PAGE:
Ryan Murphy, Shawn Ryan Toast FX at Paley Center Honors
FX Networks CEO John Landgraf accepted the center's prize for innovation and excellence.
The Paley Center for Media honored FX Networks on Wednesday with a star-studded event that showcased the cable network's critically acclaimed catalog of hits, including The Shield, Sons of Anarchy and American Horror Story.
The evening -- during which FX was awarded the Paley prize for Innovation & Excellence -- drew high-profile News Corp. names, such as Rupert Murdoch, Chase Carey, Peter Rice, Dana Walden and Gary Newman, among others. Joining them was an impressive collection of FX talent, with the casts of The League, Archer, American Horror Story: Coven and Justified mingling with that of The Shield, the Shawn Ryan cop drama that put FX on the map. (Louie and The Americans were both in production in New York, while much of Kurt Sutter's Sons of Anarchy talent was busy shooting.)
Aisha Tyler (Archer), Paul Scheer (The League), Kathy Bates (Coven) and Walton Goggins (Justified) took turns at the dais to honor their boss, John Landgraf, CEO of FX Networks. Bates, who with co-star Angela Bassett flew out from the New Orleans set of Coven for the event, used the platform to highlight the quality of the actors as well as the writers lured to the suite of networks, which has garnered 64 Emmy and Golden Globe nominations and 14 wins.
"John Landgraf is the unique television executive who believes the creative drives the business rather than the reverse. I don't know of anyone who in his position who is more supportive of artists, who respects them, demands of them their best work and then gives them every resource they need to achieve it than John does," Ryan said in introducing the executive. "There is a trust with him because he possesses something that can occasionally be hard to find in this town, honestly. I know many people suspect John is the smartest guy in TV, but I know, without question, he is the most honest guy in the business."
He continued: "FX, under his leadership doesn't just have a brain. It has a heart and soul and for that reason he is my nominee to be the first-ever mayor of television. I hope you get that job one day." In touting Landgraf's strengths, Ryan pointed to a mix of critical and commercial triumphs, including leading the network to new heights in viewership, creating FX Productions and more than tripling its original programming output. He wrapped up his time on stage by joking that a notes call with Landgraf can last as long 45 minutes, with references that can span from The Rockford Files to King Lear.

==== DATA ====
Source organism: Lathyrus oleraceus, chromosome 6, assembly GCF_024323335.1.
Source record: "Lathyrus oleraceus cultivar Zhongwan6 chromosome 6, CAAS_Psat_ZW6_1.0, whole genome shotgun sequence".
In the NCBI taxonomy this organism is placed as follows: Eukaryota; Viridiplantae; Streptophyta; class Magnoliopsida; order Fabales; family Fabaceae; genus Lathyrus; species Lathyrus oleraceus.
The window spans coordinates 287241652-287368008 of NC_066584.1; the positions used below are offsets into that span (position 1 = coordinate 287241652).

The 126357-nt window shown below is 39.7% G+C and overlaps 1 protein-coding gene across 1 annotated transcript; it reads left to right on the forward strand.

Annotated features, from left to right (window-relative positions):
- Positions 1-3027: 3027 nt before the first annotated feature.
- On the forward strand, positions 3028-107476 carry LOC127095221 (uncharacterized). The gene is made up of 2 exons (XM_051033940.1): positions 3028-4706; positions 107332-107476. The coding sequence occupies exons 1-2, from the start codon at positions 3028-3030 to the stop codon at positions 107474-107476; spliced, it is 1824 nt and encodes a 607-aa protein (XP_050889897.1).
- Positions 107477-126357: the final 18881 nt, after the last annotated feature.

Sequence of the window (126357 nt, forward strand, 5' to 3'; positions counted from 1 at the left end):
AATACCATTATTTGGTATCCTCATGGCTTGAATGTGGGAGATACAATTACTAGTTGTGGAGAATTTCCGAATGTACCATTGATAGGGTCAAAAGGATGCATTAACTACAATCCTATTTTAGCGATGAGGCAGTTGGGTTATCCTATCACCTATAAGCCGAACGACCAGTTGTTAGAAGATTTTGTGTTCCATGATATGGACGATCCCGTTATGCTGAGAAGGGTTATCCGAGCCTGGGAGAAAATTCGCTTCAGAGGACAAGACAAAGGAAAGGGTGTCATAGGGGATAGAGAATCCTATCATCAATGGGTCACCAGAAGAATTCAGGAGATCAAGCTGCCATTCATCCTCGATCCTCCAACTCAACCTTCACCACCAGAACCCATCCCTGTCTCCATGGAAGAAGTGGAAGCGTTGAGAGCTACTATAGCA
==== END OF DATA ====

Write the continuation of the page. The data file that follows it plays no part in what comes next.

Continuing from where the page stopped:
The evening event included a two-song performance by Sons star Katey Sagal and her band, the Forest Rangers, as well as opening remarks by Coven co-creator Ryan Murphy, who recently was honored with the Paley Center's Icon Award. Murphy noted that FX Networks is donating complete scenes of many of its original programming to form a special FX Legacy Collection within the Paley Center's archive. The hourlong program featured clips from several shows currently on FX's schedule as well as in the network's library, including Terriers and Damages. The outdoor event space on 20th Century Fox lot was adorned with posters from many of the series as well.
Said Landgraf of the Paley honor: "Through the power of story, we're each able to move beyond the myopic limits of our individual lives and to touch the entire breadth of the viewing experience. While most of us don't love every image that enters our homes through the medium of television, all of us love and have been profoundly touched by many things that TV has had to offer."
The accolade comes as Landraf approaches his decade mark with the network group, which added comedy net FXX in September. He joined the News Corp.-owned cable network as president of entertainment in early 2004, when Shield and Murphy's Nip/Tuck were early in their collective runs. He brought with him experience as a producer (as president of Jersey Television with Danny DeVito) and, before that, as a network executive at NBC during The West Wing and Friends era. In the nine years since, Landgraf, a known risk-taker who has risen to the role of CEO, has overseen an expansive portfolio that ranges from gritty drama Sons to raw comedy Louie.
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